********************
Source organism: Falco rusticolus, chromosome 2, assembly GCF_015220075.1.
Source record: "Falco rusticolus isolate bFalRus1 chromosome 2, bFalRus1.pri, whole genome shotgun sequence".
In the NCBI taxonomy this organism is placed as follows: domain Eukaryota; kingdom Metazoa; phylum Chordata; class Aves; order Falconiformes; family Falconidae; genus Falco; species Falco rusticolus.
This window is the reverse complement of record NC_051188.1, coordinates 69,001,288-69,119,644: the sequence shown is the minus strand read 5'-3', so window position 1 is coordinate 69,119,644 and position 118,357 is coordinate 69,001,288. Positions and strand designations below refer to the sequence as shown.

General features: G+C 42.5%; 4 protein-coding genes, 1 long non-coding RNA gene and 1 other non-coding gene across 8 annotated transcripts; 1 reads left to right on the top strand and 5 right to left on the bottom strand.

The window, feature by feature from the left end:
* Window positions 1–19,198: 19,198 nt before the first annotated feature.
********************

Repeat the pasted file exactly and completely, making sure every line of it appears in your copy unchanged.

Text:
Source organism: Falco rusticolus, chromosome 2, assembly GCF_015220075.1.
Source record: "Falco rusticolus isolate bFalRus1 chromosome 2, bFalRus1.pri, whole genome shotgun sequence".
In the NCBI taxonomy this organism is placed as follows: domain Eukaryota; kingdom Metazoa; phylum Chordata; class Aves; order Falconiformes; family Falconidae; genus Falco; species Falco rusticolus.
This window is the reverse complement of record NC_051188.1, coordinates 69,001,288-69,119,644: the sequence shown is the minus strand read 5'-3', so window position 1 is coordinate 69,119,644 and position 118,357 is coordinate 69,001,288. Positions and strand designations below refer to the sequence as shown.

General features: G+C 42.5%; 4 protein-coding genes, 1 long non-coding RNA gene and 1 other non-coding gene across 8 annotated transcripts; 1 reads left to right on the top strand and 5 right to left on the bottom strand.

The window, feature by feature from the left end:
* Window positions 1–19,198: 19,198 nt before the first annotated feature.